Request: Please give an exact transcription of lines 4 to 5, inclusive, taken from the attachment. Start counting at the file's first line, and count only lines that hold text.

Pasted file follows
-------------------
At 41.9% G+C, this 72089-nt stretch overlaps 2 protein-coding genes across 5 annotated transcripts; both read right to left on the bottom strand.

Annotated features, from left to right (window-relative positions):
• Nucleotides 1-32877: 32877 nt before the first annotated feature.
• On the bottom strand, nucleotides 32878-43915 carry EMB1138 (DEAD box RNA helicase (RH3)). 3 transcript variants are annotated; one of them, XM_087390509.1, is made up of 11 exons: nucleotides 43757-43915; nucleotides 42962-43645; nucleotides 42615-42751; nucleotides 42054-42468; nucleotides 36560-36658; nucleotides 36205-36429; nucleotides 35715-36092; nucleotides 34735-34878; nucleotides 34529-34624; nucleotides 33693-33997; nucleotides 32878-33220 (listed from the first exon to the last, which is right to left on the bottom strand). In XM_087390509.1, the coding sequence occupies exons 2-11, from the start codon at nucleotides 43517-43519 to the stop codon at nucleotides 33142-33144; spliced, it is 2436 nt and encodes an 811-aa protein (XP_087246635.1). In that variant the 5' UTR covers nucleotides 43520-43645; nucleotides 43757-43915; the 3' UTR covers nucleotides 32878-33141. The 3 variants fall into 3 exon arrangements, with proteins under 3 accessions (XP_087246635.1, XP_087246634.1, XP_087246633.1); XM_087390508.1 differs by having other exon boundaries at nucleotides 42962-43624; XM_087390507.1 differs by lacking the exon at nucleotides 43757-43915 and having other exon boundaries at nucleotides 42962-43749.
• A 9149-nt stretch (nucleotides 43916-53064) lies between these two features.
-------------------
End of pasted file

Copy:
• On the bottom strand, nucleotides 32878-43915 carry EMB1138 (DEAD box RNA helicase (RH3)). 3 transcript variants are annotated; one of them, XM_087390509.1, is made up of 11 exons: nucleotides 43757-43915; nucleotides 42962-43645; nucleotides 42615-42751; nucleotides 42054-42468; nucleotides 36560-36658; nucleotides 36205-36429; nucleotides 35715-36092; nucleotides 34735-34878; nucleotides 34529-34624; nucleotides 33693-33997; nucleotides 32878-33220 (listed from the first exon to the last, which is right to left on the bottom strand). In XM_087390509.1, the coding sequence occupies exons 2-11, from the start codon at nucleotides 43517-43519 to the stop codon at nucleotides 33142-33144; spliced, it is 2436 nt and encodes an 811-aa protein (XP_087246635.1). In that variant the 5' UTR covers nucleotides 43520-43645; nucleotides 43757-43915; the 3' UTR covers nucleotides 32878-33141. The 3 variants fall into 3 exon arrangements, with proteins under 3 accessions (XP_087246635.1, XP_087246634.1, XP_087246633.1); XM_087390508.1 differs by having other exon boundaries at nucleotides 42962-43624; XM_087390507.1 differs by lacking the exon at nucleotides 43757-43915 and having other exon boundaries at nucleotides 42962-43749.
• A 9149-nt stretch (nucleotides 43916-53064) lies between these two features.